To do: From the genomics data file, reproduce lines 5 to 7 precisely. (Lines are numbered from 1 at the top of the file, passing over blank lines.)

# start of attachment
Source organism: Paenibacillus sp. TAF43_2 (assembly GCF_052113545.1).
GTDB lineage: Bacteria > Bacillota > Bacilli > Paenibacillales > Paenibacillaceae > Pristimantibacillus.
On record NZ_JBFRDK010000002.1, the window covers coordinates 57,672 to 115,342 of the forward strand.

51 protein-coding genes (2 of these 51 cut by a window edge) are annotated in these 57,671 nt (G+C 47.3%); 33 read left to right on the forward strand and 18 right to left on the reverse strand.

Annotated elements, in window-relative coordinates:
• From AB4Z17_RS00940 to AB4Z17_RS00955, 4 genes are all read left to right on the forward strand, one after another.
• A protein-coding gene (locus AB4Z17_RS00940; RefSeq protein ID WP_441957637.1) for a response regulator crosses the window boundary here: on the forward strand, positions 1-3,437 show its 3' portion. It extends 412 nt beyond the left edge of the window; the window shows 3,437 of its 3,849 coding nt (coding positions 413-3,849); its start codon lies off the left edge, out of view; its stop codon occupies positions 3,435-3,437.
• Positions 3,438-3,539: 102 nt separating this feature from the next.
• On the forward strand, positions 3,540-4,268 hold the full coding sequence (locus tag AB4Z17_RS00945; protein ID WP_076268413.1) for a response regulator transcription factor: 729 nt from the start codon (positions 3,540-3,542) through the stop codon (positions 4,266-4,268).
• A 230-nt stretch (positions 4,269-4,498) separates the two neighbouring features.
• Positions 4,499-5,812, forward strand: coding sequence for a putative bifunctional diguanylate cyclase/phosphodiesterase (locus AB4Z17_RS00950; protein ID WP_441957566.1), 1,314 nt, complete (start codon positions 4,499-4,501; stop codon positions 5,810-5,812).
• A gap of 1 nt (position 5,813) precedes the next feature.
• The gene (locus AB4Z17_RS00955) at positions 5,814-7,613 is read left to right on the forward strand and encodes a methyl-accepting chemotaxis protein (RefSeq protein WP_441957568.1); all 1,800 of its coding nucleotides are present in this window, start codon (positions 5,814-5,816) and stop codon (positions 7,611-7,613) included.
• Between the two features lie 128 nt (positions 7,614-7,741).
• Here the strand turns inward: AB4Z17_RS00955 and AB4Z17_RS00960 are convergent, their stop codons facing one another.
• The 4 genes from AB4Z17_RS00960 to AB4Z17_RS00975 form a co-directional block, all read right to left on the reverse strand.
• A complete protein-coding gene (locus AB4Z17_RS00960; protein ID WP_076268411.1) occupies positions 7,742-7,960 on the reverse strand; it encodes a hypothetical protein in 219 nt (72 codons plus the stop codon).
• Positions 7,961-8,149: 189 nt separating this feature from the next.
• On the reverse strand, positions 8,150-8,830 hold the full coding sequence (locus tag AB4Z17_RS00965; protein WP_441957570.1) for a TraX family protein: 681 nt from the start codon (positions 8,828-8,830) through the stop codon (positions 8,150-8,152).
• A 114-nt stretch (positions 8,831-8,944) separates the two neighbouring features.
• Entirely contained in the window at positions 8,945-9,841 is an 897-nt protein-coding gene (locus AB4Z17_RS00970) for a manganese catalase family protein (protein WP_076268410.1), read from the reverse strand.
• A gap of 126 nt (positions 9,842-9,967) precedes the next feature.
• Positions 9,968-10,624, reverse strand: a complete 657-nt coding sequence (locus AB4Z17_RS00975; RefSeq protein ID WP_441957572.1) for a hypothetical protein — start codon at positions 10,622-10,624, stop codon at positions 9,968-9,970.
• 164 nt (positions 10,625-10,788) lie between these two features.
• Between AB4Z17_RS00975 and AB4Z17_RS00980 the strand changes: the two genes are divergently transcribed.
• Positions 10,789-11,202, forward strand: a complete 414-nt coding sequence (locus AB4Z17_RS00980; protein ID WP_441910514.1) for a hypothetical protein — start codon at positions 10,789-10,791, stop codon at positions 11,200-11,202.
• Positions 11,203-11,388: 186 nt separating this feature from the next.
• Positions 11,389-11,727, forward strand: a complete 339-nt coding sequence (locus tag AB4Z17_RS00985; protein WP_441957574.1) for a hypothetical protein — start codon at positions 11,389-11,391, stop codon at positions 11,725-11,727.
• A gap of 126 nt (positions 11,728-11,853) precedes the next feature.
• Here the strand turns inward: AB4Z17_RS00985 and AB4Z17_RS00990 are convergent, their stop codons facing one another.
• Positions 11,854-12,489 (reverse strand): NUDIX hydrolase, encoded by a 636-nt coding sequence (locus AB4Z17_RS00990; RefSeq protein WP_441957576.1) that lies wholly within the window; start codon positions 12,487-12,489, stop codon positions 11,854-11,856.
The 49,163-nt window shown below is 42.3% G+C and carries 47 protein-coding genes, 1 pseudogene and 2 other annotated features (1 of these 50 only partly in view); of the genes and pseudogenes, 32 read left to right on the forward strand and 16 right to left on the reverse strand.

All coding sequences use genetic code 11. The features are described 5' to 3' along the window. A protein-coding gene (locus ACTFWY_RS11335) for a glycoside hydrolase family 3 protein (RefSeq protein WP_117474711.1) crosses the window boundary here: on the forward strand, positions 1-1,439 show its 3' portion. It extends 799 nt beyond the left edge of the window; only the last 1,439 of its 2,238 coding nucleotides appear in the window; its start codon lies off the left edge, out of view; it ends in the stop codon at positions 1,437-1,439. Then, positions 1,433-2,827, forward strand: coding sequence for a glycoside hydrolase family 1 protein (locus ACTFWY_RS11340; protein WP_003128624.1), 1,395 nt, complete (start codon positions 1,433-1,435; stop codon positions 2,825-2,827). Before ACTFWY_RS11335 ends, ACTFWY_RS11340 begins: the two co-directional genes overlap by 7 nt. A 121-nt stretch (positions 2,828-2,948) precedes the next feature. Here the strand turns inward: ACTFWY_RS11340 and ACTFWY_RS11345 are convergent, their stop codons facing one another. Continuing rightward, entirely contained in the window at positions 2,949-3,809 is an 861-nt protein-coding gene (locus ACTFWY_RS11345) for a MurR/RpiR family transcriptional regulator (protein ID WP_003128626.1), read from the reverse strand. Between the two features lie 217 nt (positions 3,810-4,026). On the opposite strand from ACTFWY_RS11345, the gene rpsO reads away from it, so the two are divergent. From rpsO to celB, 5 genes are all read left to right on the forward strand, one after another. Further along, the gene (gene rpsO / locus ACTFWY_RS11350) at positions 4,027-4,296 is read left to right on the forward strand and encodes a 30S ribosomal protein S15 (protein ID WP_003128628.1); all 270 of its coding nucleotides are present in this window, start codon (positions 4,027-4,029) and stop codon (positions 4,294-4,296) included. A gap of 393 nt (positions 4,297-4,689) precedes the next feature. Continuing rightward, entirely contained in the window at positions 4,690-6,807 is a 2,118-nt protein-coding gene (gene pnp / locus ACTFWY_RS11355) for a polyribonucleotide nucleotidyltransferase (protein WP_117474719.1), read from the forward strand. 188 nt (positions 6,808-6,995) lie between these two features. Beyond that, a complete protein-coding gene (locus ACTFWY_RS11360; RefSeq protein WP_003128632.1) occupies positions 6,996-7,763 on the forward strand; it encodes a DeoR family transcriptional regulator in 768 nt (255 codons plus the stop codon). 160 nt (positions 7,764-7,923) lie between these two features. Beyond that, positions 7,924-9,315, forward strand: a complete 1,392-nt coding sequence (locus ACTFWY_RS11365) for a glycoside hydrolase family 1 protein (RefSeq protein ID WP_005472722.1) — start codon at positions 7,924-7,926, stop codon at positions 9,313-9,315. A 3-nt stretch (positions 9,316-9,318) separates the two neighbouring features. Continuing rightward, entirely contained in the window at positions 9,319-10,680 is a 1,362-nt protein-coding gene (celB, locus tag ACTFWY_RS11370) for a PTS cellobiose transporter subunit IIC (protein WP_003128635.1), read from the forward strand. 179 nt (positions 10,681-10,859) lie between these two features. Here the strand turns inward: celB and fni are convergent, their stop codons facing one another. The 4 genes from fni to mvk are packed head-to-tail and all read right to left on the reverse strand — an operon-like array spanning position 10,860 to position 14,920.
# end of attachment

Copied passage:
Annotated elements, in window-relative coordinates:
• From AB4Z17_RS00940 to AB4Z17_RS00955, 4 genes are all read left to right on the forward strand, one after another.
• A protein-coding gene (locus AB4Z17_RS00940; RefSeq protein ID WP_441957637.1) for a response regulator crosses the window boundary here: on the forward strand, positions 1-3,437 show its 3' portion. It extends 412 nt beyond the left edge of the window; the window shows 3,437 of its 3,849 coding nt (coding positions 413-3,849); its start codon lies off the left edge, out of view; its stop codon occupies positions 3,435-3,437.